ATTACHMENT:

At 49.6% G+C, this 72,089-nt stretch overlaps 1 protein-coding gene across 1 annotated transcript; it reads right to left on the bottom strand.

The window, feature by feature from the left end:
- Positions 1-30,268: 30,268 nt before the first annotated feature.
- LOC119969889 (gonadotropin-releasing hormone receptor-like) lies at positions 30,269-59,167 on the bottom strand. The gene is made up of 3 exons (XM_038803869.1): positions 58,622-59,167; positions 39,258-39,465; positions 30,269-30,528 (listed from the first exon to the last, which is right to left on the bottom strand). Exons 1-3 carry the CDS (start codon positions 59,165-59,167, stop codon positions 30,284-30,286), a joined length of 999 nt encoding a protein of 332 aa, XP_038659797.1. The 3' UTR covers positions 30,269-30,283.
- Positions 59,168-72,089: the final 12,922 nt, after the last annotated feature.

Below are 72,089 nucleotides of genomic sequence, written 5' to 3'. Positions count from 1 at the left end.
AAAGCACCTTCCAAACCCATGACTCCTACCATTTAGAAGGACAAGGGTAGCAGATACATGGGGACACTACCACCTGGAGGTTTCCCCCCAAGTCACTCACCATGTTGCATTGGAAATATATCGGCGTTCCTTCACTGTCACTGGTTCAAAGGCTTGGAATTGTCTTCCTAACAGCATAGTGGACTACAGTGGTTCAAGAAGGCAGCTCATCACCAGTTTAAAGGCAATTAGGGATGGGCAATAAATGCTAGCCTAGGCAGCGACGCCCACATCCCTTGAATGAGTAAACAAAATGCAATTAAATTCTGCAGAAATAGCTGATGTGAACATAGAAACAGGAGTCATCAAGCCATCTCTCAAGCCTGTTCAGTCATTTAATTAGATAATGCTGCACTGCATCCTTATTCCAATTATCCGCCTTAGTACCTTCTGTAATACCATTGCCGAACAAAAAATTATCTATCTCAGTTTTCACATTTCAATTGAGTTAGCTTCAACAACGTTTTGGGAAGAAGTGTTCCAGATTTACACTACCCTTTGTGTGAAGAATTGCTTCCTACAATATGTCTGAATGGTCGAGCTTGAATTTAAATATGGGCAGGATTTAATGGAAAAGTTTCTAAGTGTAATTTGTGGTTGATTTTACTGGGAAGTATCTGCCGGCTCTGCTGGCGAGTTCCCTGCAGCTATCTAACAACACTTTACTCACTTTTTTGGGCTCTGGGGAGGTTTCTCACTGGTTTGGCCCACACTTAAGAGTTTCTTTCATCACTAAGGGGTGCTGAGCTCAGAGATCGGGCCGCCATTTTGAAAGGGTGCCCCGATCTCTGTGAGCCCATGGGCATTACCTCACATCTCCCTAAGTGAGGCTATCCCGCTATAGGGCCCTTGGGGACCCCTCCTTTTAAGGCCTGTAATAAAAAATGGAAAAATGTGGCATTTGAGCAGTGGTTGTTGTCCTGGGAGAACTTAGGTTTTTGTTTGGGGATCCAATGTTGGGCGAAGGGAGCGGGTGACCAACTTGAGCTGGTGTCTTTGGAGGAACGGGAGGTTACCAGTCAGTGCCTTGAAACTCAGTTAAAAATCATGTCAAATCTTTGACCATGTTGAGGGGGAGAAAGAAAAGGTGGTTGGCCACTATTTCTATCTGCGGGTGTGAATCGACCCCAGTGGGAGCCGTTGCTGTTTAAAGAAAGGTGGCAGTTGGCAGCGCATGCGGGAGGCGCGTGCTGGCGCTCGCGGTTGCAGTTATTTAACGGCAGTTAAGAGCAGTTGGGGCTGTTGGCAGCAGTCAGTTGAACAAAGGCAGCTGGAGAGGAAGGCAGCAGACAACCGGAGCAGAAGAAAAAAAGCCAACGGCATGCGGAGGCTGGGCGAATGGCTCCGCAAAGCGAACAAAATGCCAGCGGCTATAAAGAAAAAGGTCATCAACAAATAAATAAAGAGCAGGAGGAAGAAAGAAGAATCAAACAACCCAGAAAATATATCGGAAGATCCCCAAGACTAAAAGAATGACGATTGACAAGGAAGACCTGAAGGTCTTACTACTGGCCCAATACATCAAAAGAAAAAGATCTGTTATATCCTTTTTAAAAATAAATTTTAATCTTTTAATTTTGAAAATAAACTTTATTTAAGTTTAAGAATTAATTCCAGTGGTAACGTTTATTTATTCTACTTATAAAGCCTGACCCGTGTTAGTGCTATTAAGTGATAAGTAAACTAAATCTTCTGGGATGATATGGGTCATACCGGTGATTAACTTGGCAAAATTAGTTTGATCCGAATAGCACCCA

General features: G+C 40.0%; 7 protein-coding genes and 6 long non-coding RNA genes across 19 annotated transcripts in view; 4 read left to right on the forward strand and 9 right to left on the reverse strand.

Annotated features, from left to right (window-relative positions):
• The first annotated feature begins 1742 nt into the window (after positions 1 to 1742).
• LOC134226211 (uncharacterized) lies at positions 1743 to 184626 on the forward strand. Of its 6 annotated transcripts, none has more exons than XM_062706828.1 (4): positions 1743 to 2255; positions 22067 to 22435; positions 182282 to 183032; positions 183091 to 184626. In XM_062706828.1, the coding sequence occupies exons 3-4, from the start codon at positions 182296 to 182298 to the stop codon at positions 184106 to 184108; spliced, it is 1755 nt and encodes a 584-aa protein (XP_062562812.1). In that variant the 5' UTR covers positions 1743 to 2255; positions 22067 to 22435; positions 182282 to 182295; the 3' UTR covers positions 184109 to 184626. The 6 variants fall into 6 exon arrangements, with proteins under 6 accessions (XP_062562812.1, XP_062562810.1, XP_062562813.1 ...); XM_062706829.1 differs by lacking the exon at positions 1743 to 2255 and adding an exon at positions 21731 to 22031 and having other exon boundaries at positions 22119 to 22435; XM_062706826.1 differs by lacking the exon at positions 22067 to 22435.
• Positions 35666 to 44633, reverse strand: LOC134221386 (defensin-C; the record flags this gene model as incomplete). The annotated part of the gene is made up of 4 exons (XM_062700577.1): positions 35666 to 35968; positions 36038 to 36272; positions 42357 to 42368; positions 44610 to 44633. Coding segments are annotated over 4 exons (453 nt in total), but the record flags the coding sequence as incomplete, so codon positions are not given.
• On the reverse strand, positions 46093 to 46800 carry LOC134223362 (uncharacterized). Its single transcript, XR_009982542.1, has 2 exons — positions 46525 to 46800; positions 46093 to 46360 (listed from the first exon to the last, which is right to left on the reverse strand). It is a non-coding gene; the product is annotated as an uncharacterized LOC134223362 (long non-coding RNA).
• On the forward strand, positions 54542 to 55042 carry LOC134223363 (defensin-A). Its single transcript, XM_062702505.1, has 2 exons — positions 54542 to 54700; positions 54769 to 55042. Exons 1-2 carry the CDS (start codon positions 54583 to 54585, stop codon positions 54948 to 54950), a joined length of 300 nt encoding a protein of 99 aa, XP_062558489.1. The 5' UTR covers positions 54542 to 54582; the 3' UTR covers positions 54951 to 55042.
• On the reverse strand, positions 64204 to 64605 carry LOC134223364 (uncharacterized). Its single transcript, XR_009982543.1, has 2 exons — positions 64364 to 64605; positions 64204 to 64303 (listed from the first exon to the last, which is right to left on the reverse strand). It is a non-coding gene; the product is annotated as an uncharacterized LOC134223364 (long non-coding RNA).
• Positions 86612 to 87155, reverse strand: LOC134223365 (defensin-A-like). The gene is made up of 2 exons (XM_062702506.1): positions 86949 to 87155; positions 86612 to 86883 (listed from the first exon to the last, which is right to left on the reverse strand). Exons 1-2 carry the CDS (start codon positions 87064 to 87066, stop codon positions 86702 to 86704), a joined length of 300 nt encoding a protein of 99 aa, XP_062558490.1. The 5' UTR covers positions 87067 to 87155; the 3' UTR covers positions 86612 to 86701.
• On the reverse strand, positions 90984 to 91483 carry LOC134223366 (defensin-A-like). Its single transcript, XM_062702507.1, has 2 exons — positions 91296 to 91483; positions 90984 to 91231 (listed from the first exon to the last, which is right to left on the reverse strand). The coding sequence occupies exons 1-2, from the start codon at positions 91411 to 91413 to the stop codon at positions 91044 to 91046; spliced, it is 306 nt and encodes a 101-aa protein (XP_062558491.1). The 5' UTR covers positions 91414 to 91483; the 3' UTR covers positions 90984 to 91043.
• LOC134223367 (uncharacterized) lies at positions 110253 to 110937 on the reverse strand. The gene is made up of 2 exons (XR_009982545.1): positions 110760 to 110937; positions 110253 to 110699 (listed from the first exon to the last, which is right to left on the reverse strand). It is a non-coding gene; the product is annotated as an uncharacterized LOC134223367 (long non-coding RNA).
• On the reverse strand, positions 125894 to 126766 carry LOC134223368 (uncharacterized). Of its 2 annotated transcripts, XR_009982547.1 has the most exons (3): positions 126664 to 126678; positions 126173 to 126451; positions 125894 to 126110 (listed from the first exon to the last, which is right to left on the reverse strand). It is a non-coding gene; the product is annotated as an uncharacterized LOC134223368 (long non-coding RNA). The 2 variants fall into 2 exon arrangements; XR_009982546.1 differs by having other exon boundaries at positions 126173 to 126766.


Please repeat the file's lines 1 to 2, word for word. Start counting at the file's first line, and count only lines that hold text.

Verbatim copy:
At 49.6% G+C, this 72,089-nt stretch overlaps 1 protein-coding gene across 1 annotated transcript; it reads right to left on the bottom strand.

The window, feature by feature from the left end: